Monday, July 4, 2022
HomeBanking & FinanceExchange RatesDollar demand rising as political spending kicks off

Dollar demand rising as political spending kicks off

Demand for dollar at both official and black markets is rising to new heights as politicians mop up the greenback for electioneering campaigns.

Party primaries for the Presidential and National Assembly polls to nominate candidates are scheduled between April 4 and June 3 this year.

The uptick is dollar demand has led to depreciation of the naira, which closed at N575/$1 at the parallel market.

Data from the Central Bank of Nigeria (CBN) website showed the naira exchanges at N416.36/$1 at the official market/ Investors and Exporters window on Wednesday March 2. The local currency has remained relatively stable at the official market.

However, the uptick in official and parallel market premium  has  continued as a large part of  foreign  exchange  transactions  migrate  to  the  parallel market due to difficulties in accessing dollars at the official market.   

In emailed note to investors titled: “Naira slides to record as election spending kicks off”, Trading Desk Manager, AZA, global forex dealer, Murega Mungai, said the naira slumped to a record low against the dollar on the unofficial market, depreciating to N575/$1. 

“Dollar demand is rising as political spending kicks off ahead of Presidential and National Assembly polls, with party primaries to nominate candidates scheduled between April 4 and June 3 this year,” the analyst said.

He said the surging price of oil—Nigeria’s biggest export earner—has less effect nowadays in the parallel market since the Central Bank of Nigeria (CBN) cut off intervention in the unofficial market.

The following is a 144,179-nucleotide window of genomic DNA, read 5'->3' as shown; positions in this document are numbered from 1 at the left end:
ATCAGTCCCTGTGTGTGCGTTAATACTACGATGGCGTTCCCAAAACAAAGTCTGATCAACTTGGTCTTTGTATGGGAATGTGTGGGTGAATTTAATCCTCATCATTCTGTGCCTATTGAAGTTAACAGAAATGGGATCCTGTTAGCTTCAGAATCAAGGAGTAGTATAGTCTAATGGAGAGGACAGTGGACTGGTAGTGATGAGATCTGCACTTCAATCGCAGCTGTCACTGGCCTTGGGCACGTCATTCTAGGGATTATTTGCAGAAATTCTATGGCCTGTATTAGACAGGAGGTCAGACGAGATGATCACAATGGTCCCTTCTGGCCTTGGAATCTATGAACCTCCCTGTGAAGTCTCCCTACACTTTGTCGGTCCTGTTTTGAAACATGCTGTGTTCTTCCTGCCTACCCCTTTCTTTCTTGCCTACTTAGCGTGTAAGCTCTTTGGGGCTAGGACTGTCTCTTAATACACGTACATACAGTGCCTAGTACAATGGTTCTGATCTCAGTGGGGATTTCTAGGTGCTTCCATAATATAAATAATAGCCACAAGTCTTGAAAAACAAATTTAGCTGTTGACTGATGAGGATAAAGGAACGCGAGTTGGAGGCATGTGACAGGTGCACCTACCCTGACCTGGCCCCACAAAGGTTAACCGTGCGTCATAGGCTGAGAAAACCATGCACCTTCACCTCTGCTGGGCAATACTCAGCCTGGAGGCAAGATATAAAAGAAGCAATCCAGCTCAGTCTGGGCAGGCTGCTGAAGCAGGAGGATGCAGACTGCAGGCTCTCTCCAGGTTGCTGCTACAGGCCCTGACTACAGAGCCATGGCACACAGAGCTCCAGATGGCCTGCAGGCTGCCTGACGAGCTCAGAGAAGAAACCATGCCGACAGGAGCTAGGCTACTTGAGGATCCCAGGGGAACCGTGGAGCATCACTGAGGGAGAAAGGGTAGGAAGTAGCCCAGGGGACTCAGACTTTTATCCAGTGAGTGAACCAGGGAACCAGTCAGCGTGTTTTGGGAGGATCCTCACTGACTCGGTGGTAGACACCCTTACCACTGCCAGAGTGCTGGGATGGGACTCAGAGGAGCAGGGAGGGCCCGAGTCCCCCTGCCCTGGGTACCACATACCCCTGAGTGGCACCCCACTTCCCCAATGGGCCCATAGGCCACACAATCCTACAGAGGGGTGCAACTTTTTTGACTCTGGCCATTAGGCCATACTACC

But as part of its longer term FX strategy, the CBN announced a rebate scheme to raise $200 billion in earnings from non-oil proceeds over the next three-to-five years by incentivising exporters to repatriate and then sell dollars into the local market. 

“We expect the Naira to hold temporarily at the weaker end of the 570’s range as election spending ramps up,” he said.

Other analysts warned that rising demands for foreign exchange could throw the naira exchange rate out of equilibrium. Such an adverse scenario must be prevented through proactive monetary  policy.

Managing Director, Morgan Capital Securities Limited and an economic analyst, Rotimi Olubi, said electioneering for 2023 general elections will further increase foreign portfolio outflows and cause Foreign Portfolio Investors (FPIs) to remain on the sidelines.

He listed other factors expected to cause further outflow to include rate hikes and capital controls by the monetary authorities.

Olubi added that the foreign exchange would likely come under strong pressure as interest rate hikes in advanced economies would result in portfolio outflows from emerging markets.

He noted that domestic investors would be the key players responsible for the movement of the market and liquidity. “Electioneering, rate hikes, and capital controls by the monetary authorities are expected to cause further foreign portfolio outflows and cause FPIs to remain on the sidelines.

“Even as the economy continues its recovery, corporate earnings of companies in the consumer goods and industrial goods sector are expected to be impacted by high input costs caused by high inflation and higher cost of capital due to interest rate hikes,” he said.

“Interest income of financial services institutions such as banks is expected to rise in Nigeria if interest rates rise as expected. This is because the U.S could decide to raise interest rates. This act by the U.S could lead to downward pressure on commodity prices, drop in global liquidity, increase in the cost of funds from the international debt market and due to the fact that Ukraine and Russia are still having conflicts, oil prices might go up and production could decrease.”

“Companies in the oil and gas sector are expected to have a solid year driven by strong oil prices, increasing global oil demand and OPEC+ cuts,” Olubi said.

He said that with relatively low infection rates and fatalities from the pandemic, the likelihood of an economic shutdown was non-existent.

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